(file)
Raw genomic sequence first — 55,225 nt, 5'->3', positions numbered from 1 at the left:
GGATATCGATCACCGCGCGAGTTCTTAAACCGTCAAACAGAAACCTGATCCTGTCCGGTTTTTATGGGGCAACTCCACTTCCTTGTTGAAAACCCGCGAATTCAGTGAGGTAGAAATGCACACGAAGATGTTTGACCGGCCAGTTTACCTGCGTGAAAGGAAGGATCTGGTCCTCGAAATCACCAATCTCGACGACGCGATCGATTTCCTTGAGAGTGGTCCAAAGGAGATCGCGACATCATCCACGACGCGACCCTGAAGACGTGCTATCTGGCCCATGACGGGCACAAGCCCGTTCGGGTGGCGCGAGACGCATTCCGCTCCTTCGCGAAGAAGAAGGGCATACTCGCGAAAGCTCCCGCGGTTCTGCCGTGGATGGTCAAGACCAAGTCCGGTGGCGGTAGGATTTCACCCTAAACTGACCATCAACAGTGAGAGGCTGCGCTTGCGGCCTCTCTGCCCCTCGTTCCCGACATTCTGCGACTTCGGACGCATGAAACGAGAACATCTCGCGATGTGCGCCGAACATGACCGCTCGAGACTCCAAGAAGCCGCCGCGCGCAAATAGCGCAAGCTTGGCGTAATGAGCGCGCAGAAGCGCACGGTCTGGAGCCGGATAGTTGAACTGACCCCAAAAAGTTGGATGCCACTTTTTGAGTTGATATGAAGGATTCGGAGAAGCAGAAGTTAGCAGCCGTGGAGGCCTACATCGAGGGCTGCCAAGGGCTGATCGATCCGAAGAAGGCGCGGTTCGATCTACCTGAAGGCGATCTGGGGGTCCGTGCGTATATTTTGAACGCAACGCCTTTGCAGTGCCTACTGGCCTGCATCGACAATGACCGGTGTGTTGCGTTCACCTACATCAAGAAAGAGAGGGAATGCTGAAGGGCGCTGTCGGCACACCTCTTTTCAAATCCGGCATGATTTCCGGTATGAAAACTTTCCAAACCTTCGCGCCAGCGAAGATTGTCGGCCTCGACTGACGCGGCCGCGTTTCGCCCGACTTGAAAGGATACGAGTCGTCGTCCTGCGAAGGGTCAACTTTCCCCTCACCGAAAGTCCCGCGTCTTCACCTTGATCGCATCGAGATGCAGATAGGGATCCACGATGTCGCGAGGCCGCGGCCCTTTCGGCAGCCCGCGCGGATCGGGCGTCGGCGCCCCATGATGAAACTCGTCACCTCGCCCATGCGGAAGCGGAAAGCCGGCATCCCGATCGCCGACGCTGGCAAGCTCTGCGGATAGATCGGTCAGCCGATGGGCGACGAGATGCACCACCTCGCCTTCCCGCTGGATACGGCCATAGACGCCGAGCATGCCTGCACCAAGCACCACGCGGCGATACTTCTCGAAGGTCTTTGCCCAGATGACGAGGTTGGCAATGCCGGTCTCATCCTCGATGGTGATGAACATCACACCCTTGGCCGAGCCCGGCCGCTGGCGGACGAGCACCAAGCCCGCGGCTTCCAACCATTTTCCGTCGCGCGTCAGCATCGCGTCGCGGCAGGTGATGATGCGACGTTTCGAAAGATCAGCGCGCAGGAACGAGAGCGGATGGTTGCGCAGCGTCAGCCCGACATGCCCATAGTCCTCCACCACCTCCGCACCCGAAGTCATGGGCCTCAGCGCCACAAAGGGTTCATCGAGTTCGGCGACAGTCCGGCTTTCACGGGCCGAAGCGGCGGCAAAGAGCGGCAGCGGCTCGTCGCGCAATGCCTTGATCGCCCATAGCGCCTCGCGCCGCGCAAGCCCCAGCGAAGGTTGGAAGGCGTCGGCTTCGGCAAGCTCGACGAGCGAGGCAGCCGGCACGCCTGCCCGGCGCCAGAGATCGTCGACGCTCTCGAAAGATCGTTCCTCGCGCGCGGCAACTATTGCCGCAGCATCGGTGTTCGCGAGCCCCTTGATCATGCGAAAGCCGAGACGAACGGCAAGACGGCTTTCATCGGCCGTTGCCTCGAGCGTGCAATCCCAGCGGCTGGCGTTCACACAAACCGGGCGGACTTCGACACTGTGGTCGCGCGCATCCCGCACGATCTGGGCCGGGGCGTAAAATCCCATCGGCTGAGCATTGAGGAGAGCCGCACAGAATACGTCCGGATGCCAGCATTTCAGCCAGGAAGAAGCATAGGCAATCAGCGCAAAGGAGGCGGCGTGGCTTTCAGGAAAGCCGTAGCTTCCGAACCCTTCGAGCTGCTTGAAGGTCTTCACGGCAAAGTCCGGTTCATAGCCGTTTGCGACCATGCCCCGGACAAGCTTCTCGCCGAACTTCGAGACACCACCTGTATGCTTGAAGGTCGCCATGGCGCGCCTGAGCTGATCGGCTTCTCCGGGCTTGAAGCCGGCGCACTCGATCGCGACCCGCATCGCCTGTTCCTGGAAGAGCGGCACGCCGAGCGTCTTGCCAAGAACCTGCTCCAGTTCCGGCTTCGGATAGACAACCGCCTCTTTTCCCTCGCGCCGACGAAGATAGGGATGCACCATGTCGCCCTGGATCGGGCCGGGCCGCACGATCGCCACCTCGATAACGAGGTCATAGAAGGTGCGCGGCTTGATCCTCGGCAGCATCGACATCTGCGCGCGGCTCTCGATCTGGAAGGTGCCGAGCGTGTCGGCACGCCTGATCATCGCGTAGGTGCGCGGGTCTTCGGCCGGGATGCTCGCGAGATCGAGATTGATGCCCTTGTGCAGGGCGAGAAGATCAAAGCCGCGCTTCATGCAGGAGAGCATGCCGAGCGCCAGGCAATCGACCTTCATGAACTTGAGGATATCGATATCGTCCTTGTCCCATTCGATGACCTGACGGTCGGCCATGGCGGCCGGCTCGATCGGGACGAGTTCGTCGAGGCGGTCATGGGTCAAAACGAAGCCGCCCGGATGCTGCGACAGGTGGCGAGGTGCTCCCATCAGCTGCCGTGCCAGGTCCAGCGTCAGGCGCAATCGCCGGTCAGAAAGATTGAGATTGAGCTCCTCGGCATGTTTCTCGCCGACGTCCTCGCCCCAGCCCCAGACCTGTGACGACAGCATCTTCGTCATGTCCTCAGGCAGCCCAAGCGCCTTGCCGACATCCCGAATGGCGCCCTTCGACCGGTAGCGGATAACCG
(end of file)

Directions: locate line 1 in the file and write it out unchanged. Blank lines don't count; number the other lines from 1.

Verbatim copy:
Raw genomic sequence first — 55,225 nt, 5'->3', positions numbered from 1 at the left: